Skype for Linux Breaks. People Blame Microsoft. Are We Surprised? Ethan Miller/Getty Images

Skype for Linux Breaks. People Blame Microsoft. Are We Surprised?

Linux users of Microsoft's Skype app are unhappy that the company shows little interest in supporting Skype on open source operating systems.

Microsoft declared its love for Linux more than a year ago. But some open source fans have not been feeling much love from Redmond in the wake of reports that the newest version of Skype for Linux doesn't really work, and Microsoft is doing little to fix the problem.

A version of Skype has been available for Linux for many years. It hasn't always had as many features as the versions for Windows and OS X, and it has never been open source, but it has worked well enough if you want to use it to make video or voice calls on Linux.

That's more than one can say for some other widely used proprietary apps, like Adobe Flash, which Adobe stopped supporting on Linux four years ago.

Recently, however, the Linux version of Skype has seen some neglect on Microsoft's part. For well over a year, Linux users went without any updates to the Skype app for their OS, even though Microsoft pushed out newer versions of Skype for other platforms.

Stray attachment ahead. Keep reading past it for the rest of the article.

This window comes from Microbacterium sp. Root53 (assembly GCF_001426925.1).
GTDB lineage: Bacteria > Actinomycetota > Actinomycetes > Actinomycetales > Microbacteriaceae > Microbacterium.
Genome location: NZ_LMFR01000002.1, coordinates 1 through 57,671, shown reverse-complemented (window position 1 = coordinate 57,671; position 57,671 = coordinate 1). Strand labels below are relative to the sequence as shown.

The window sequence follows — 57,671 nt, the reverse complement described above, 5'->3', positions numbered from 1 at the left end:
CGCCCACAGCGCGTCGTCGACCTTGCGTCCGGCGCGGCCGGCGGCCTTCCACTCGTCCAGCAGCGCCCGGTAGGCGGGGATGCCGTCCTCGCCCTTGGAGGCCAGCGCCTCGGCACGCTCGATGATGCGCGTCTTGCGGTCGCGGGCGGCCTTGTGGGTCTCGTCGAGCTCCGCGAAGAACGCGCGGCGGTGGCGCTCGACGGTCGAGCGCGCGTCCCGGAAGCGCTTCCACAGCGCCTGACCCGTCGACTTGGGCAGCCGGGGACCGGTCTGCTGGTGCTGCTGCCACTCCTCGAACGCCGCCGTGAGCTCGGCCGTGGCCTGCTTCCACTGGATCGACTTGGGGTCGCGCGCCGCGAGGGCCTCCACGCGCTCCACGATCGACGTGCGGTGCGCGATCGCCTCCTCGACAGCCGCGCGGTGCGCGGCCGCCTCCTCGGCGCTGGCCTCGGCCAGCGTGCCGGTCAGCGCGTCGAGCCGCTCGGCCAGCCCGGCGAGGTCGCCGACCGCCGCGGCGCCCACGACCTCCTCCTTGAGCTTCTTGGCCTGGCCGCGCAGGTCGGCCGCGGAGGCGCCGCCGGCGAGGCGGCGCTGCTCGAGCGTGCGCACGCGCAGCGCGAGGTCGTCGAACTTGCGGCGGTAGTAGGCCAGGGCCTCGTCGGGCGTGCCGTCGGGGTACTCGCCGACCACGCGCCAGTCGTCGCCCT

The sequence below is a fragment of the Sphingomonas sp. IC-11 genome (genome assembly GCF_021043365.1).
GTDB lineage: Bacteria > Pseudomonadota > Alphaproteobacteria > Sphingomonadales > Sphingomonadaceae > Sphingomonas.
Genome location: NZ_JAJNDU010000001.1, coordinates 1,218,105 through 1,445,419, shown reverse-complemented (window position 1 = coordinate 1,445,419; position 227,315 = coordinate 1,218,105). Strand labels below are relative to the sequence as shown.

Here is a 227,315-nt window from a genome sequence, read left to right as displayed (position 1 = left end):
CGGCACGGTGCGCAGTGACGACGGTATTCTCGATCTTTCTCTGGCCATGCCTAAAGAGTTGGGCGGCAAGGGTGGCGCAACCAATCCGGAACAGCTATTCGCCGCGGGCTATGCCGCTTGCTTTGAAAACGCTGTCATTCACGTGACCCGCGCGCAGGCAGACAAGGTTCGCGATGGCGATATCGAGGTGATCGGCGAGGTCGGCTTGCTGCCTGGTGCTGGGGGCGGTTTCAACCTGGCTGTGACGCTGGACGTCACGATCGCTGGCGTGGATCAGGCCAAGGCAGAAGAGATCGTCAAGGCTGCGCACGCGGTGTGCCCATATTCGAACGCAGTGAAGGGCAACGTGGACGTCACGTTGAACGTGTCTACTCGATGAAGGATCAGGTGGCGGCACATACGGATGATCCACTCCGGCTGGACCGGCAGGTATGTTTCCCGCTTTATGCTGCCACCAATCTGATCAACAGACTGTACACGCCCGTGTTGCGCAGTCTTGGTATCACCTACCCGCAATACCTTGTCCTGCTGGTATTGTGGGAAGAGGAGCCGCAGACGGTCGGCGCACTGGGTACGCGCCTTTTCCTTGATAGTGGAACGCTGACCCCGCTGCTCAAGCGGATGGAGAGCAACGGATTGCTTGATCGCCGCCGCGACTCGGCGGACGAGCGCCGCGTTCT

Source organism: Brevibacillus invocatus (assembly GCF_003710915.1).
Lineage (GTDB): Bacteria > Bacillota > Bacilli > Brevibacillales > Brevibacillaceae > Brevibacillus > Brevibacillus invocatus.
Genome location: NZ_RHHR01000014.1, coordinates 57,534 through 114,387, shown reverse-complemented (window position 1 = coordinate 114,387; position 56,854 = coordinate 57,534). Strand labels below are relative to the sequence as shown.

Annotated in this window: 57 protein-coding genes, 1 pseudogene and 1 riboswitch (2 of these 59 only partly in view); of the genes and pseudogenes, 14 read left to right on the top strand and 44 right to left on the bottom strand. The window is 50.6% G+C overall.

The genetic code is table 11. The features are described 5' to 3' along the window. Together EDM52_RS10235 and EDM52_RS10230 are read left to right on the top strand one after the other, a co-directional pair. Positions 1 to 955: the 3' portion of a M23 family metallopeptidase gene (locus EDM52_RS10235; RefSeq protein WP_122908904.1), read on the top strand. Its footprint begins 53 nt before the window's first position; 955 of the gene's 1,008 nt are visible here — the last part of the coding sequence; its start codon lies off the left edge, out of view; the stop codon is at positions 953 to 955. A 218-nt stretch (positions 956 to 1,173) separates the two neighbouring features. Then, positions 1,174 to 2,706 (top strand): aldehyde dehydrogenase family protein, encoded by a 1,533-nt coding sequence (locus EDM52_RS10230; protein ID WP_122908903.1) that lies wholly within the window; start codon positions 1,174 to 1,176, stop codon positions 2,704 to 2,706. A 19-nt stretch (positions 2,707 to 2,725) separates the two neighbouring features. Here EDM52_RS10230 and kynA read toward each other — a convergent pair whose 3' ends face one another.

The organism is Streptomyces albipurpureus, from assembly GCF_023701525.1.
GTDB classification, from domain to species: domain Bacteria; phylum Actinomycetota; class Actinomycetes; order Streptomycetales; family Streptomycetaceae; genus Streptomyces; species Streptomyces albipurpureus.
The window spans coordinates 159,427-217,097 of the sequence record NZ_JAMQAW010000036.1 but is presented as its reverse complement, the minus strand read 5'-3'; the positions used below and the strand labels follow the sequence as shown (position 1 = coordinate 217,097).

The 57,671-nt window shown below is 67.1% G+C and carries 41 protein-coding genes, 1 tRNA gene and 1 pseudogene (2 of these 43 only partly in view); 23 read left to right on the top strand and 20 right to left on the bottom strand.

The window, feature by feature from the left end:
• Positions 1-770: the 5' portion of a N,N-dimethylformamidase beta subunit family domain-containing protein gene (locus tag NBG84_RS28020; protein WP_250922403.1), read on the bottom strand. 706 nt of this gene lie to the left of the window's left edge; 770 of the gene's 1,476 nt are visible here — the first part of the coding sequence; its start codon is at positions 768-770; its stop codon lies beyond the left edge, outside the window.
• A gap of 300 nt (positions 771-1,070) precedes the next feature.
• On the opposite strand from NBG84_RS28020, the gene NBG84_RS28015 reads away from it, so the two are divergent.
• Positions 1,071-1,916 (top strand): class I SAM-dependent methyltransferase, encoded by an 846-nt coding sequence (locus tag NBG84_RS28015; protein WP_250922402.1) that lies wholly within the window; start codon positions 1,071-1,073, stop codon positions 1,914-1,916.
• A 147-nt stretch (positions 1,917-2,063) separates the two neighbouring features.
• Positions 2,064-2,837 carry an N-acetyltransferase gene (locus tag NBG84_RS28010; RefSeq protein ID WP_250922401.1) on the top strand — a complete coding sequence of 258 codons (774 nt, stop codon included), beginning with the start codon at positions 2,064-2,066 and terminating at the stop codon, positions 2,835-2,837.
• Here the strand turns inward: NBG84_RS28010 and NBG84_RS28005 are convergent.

Then, reports began circulating about a week ago that Skype for Linux has stopped working in some situations. Specifically, users are unable to host calls using the Linux app.

That failure, combined with Microsoft's apparent lack of interest in responding to support requests, prompted more than a little outrage, most of it embodied in this Reddit thread.

In some ways, this is a movie we've seen many times before. A proprietary app for Linux stops working, people get upset (and blame Bill Gates, as if that makes sense) and the vendor doesn't do anything -- presumably, in this case, because desktop Linux remains a small enough market that Microsoft sees little reason to worry about resolving the problem quickly.

But things are also different this time because Microsoft over the past year has become very vocal about engaging with the open source community on friendlier terms. Under CEO Satya Nadella, the company has declared that it "loves Linux" (a far cry from Steve Ballmer's description of Linux as a "cancer" in the early 2000s). It has forged partnerships with companies like Canonical. It has added all sorts of open source options to the Azure cloud.

Against this backdrop, it seems slightly surprising -- though not shocking -- that Microsoft is not taking Skype for Linux more seriously. To be sure, Skype support for the open source community is much less important for the company's plans than its moves regarding open source in the cloud or IoT. But it's unexpected nonetheless to see Microsoft so uninterested in making sure Skype works in basic ways on Linux-based platforms.

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